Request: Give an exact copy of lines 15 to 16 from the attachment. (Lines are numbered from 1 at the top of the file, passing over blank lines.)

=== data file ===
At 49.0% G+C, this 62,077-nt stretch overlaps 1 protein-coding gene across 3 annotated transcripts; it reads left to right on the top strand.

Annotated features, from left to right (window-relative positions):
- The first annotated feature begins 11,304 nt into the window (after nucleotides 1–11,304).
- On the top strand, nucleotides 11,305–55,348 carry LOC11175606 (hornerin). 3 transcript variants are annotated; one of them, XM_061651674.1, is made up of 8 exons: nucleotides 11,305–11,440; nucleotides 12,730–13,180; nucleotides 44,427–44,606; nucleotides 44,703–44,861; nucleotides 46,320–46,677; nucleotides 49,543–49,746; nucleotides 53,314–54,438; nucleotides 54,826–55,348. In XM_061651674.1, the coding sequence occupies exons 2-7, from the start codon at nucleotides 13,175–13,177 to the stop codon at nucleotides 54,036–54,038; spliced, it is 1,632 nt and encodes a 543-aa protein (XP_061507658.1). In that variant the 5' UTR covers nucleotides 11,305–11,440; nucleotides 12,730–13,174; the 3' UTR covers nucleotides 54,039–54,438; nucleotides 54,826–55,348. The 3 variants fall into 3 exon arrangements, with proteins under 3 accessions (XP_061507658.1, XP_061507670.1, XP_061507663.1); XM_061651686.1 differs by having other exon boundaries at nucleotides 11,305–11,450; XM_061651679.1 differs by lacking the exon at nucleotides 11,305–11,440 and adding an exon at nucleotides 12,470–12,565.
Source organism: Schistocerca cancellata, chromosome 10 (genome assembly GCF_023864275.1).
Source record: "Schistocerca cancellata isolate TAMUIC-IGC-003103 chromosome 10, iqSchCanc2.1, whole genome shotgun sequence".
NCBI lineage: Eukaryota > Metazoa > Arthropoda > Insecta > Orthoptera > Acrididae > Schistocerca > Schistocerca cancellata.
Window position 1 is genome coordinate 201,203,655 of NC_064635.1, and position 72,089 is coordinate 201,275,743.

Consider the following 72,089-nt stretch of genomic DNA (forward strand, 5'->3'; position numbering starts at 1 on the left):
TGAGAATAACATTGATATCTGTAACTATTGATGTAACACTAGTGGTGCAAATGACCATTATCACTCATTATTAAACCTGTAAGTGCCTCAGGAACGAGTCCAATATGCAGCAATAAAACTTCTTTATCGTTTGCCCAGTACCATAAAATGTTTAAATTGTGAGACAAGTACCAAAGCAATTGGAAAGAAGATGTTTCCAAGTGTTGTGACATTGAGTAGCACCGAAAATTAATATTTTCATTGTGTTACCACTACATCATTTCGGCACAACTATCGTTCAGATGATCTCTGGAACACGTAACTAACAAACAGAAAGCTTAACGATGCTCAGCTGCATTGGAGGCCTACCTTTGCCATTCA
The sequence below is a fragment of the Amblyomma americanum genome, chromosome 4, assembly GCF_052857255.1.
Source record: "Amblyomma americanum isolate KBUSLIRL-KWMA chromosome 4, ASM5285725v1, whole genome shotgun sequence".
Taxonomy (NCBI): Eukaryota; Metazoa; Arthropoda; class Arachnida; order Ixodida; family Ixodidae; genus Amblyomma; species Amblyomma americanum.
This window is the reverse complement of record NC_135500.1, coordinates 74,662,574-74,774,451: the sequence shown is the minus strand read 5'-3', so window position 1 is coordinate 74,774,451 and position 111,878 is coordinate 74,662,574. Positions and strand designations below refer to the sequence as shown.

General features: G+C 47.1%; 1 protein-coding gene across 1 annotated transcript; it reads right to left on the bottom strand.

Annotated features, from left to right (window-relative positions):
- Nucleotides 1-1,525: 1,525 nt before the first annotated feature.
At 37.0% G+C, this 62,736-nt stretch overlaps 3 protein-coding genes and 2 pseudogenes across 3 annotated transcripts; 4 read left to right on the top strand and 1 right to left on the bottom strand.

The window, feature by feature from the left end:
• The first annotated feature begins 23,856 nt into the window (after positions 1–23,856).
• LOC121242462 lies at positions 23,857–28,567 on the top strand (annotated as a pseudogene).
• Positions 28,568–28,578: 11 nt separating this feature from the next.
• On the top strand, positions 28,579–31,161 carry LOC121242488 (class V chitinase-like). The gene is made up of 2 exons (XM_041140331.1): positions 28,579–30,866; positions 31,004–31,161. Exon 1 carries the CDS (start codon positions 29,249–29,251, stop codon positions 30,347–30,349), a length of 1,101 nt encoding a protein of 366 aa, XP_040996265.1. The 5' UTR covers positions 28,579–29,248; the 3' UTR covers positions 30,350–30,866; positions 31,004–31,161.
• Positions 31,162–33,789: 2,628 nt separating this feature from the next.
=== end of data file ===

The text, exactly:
General features: G+C 47.1%; 1 protein-coding gene across 1 annotated transcript; it reads right to left on the bottom strand.

Annotated features, from left to right (window-relative positions):